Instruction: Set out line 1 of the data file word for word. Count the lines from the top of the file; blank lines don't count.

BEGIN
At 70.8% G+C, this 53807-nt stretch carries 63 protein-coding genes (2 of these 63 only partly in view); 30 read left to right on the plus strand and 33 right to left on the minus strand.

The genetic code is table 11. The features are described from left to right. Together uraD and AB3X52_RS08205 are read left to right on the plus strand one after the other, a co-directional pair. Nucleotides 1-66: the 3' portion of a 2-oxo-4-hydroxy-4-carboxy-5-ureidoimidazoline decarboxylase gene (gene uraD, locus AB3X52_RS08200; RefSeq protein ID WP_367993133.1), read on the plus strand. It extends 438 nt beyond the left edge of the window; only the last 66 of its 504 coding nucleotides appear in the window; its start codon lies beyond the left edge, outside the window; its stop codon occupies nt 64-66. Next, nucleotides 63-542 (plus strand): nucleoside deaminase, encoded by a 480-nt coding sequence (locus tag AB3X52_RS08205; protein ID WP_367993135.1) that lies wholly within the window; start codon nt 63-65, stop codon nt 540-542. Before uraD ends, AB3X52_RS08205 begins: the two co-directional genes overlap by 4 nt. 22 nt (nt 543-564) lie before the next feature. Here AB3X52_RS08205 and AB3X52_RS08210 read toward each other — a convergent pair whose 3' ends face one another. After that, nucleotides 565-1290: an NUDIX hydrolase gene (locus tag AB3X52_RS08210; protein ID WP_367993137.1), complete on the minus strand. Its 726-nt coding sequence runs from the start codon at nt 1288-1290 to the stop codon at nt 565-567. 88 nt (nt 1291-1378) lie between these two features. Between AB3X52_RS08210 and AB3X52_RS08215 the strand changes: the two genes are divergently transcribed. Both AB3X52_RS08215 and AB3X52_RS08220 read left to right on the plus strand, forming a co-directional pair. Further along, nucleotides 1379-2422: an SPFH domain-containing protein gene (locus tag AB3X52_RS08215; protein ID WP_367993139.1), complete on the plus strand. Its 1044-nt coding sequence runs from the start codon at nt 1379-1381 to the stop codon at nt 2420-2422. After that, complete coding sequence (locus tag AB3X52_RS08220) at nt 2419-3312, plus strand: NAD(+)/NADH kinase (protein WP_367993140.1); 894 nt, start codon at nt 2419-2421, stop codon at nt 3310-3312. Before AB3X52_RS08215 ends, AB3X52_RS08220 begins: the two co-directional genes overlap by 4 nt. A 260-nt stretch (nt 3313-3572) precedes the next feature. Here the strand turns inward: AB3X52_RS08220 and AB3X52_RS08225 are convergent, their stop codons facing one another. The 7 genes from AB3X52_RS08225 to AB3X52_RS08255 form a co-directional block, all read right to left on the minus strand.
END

At 70.8% G+C, this 53807-nt stretch carries 63 protein-coding genes (2 of these 63 only partly in view); 30 read left to right on the plus strand and 33 right to left on the minus strand.